Style versus substance.
An old debate that is especially important to those presenting cultural, heritage or scientific ideas beyond expert communities. Even if you are very familiar with this stuff, indulge me while I sketch a little caricature.
Some people cling to the notion that as long as the substance – the core idea, the intellectual meat – is solid that style, presentation, tastefulness simply do not matter: if people are sufficiently interested they will do the work necessary to consume the material. Hence, the classic academic journal: dry, formal, deliberately unemotional and with some of the most eye-wateringly ugly graphic design and layouts you will ever see. Standardised presentation is seen to level the playing field and prevent ideas being oversold.
At the other end of the spectrum (typically) are television, games, toys and so on. These may be loosely inspired by a notion drawn from academia (Pokemon owe a debt to Darwin) but are often casually panned as having no depth. Dismissed as being shallow mimicry of their inspiration and little more than fluff, requiring nothing of their audience but passive, slack-jawed ingestion.
Each of these extremes are built on the false idea that it is worthwhile to separate our intellectual pursuits from our embodied, emotional and narrative experiences. In the former case this is due to a sense of rarified idolisation of abstract thinking as the only consistently valuable mode in which to understand the world (the legacy of Plato’s ‘Realm of Ideas’?). In the latter case, the motivation is simpler – mass appeal equals mass market – feed a simple set of desires with the most effective material. Examples that counter each of these extremes abound – in fact, the entire fields of applied and fine art powerfully demonstrate the falseness of the distinction. More pedagogically, we have illuminating data visualisations, the finest, holistically designed museums or joyfully, explorable maps of historic place-names.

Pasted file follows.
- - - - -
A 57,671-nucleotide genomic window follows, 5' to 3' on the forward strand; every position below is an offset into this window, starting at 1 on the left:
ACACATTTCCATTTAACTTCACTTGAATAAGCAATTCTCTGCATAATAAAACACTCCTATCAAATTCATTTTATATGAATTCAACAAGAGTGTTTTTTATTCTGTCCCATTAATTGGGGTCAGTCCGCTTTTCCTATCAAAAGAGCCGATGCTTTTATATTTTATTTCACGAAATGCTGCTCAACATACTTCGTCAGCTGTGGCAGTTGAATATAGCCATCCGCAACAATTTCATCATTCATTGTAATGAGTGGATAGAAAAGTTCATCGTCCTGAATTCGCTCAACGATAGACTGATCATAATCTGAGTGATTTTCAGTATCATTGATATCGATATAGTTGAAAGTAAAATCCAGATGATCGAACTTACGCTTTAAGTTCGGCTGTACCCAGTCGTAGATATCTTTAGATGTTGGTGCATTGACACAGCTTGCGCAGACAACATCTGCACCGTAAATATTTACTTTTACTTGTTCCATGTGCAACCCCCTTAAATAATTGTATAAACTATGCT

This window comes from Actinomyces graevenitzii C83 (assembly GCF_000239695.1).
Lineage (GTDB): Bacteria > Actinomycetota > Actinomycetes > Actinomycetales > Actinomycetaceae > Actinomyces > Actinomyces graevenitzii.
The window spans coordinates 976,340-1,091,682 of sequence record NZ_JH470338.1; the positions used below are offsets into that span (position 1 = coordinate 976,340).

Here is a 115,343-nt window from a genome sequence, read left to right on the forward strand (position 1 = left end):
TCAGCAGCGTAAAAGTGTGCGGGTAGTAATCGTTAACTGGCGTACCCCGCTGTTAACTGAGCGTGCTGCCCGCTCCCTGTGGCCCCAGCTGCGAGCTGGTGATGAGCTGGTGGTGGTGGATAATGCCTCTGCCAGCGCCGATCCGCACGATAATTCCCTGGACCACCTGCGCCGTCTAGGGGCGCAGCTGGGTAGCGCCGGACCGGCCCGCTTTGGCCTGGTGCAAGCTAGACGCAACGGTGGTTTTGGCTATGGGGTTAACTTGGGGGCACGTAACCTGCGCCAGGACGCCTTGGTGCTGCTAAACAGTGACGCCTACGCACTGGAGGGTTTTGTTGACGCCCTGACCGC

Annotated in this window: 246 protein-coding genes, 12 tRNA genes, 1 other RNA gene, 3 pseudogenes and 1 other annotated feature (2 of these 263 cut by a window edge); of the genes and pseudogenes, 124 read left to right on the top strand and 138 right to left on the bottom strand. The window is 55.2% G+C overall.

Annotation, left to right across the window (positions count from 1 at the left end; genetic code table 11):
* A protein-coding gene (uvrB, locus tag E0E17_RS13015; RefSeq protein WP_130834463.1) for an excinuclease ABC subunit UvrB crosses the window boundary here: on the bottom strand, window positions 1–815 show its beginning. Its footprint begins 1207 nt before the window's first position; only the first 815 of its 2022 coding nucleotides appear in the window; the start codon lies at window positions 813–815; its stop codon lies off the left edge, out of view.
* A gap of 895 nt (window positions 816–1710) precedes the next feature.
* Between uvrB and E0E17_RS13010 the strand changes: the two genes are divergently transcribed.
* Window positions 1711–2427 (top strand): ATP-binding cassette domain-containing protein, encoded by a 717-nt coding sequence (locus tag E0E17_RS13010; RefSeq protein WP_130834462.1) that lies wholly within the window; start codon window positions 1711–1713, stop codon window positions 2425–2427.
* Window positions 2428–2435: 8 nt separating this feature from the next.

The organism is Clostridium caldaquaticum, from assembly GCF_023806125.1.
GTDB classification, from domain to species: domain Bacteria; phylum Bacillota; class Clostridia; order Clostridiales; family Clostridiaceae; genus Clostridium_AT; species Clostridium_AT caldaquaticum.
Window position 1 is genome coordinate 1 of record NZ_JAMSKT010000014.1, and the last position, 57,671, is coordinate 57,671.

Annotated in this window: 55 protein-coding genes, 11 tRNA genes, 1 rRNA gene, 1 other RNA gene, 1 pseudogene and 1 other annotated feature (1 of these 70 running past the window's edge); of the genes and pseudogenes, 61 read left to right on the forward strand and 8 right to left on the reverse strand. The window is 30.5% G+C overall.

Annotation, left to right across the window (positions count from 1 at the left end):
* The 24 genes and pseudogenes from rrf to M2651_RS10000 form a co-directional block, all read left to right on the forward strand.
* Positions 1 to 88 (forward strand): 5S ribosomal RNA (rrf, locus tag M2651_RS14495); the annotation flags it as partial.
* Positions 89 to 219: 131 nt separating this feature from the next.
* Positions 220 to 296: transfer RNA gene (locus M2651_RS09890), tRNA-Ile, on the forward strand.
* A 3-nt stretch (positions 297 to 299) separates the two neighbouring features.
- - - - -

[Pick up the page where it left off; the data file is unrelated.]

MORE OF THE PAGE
Human engagement is nearly always most powerful when it works across this spectrum – on hearts and minds at once. In the museum sector this could be ultimate goal – to share a little rarefied, specialist knowledge in such a way that it is remembered with pleasure. I like to think we’re getting pretty good at it – there is nothing better than the sense that you are being led competently and empathetically through a complex and detailed subject by an expert. I tell student archaeologists– creating public presentations of their first ever excavations – that they are chefs: their fieldwork created an array of ingredients, now they have to make them delicious.
What then of openness? Well, first of all let me clarify that what I’m talking about is the whole myriad of projects and movements loosely collected under the banners and ideologies of Open Source and Open Access. Projects which involve not only the end results but works-in-progress (code, articles, content of many kinds) to be be witnessed, understood and even altered by all who have the inclination to do so.
This openness offers what I think is a new aspect to the old style/substance debate. Generally, there is still a fairly hard boundary between creators and consumers: the academic book or article was the product of a research process that took place behind closed doors and even the most deconstructed reality TV has little of the creative process exposed. Museum sector products – exhibitions, popular books, shows, websites – are also generally created by small, specialist groups with, at best, the consultation of a select community of consumers. Audience research generally takes place as a separate component before or after the creative process.